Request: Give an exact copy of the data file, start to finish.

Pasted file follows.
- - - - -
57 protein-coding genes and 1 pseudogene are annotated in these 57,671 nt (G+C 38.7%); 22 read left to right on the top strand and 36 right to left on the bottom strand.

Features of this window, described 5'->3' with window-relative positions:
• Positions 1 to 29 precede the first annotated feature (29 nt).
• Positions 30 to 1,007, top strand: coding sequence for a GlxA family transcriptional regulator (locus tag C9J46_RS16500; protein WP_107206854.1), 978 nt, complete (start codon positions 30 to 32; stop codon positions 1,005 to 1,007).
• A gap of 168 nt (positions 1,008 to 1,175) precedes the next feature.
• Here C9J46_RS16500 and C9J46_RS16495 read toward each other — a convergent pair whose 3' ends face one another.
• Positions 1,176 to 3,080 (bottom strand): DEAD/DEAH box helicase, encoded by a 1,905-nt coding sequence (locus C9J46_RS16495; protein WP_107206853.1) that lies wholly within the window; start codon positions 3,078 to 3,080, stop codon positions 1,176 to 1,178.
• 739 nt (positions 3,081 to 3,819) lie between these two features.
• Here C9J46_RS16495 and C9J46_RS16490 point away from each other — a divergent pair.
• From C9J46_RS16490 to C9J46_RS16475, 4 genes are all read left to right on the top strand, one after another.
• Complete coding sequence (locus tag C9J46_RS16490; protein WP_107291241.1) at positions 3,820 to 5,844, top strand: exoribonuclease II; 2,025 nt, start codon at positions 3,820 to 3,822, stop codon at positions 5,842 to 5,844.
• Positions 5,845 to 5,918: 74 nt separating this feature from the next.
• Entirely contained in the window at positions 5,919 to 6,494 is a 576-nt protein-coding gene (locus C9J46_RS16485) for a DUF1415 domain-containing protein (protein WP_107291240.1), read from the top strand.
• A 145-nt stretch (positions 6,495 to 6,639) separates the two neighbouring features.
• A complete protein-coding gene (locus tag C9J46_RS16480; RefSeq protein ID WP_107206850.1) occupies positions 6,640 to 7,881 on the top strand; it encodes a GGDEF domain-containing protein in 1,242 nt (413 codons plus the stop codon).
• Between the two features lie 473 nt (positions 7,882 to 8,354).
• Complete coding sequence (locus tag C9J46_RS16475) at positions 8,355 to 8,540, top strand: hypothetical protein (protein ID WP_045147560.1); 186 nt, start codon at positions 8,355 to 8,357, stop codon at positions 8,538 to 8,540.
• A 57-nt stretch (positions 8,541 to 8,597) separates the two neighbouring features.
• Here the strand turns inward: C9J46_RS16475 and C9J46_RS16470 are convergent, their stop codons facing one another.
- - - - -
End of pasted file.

57 protein-coding genes and 1 pseudogene are annotated in these 57,671 nt (G+C 38.7%); 22 read left to right on the top strand and 36 right to left on the bottom strand.

Features of this window, described 5'->3' with window-relative positions:
• Positions 1 to 29 precede the first annotated feature (29 nt).
• Positions 30 to 1,007, top strand: coding sequence for a GlxA family transcriptional regulator (locus tag C9J46_RS16500; protein WP_107206854.1), 978 nt, complete (start codon positions 30 to 32; stop codon positions 1,005 to 1,007).
• A gap of 168 nt (positions 1,008 to 1,175) precedes the next feature.
• Here C9J46_RS16500 and C9J46_RS16495 read toward each other — a convergent pair whose 3' ends face one another.
• Positions 1,176 to 3,080 (bottom strand): DEAD/DEAH box helicase, encoded by a 1,905-nt coding sequence (locus C9J46_RS16495; protein WP_107206853.1) that lies wholly within the window; start codon positions 3,078 to 3,080, stop codon positions 1,176 to 1,178.
• 739 nt (positions 3,081 to 3,819) lie between these two features.
• Here C9J46_RS16495 and C9J46_RS16490 point away from each other — a divergent pair.
• From C9J46_RS16490 to C9J46_RS16475, 4 genes are all read left to right on the top strand, one after another.
• Complete coding sequence (locus tag C9J46_RS16490; protein WP_107291241.1) at positions 3,820 to 5,844, top strand: exoribonuclease II; 2,025 nt, start codon at positions 3,820 to 3,822, stop codon at positions 5,842 to 5,844.
• Positions 5,845 to 5,918: 74 nt separating this feature from the next.
• Entirely contained in the window at positions 5,919 to 6,494 is a 576-nt protein-coding gene (locus C9J46_RS16485) for a DUF1415 domain-containing protein (protein WP_107291240.1), read from the top strand.
• A 145-nt stretch (positions 6,495 to 6,639) separates the two neighbouring features.
• A complete protein-coding gene (locus tag C9J46_RS16480; RefSeq protein ID WP_107206850.1) occupies positions 6,640 to 7,881 on the top strand; it encodes a GGDEF domain-containing protein in 1,242 nt (413 codons plus the stop codon).
• Between the two features lie 473 nt (positions 7,882 to 8,354).
• Complete coding sequence (locus tag C9J46_RS16475) at positions 8,355 to 8,540, top strand: hypothetical protein (protein ID WP_045147560.1); 186 nt, start codon at positions 8,355 to 8,357, stop codon at positions 8,538 to 8,540.
• A 57-nt stretch (positions 8,541 to 8,597) separates the two neighbouring features.
• Here the strand turns inward: C9J46_RS16475 and C9J46_RS16470 are convergent, their stop codons facing one another.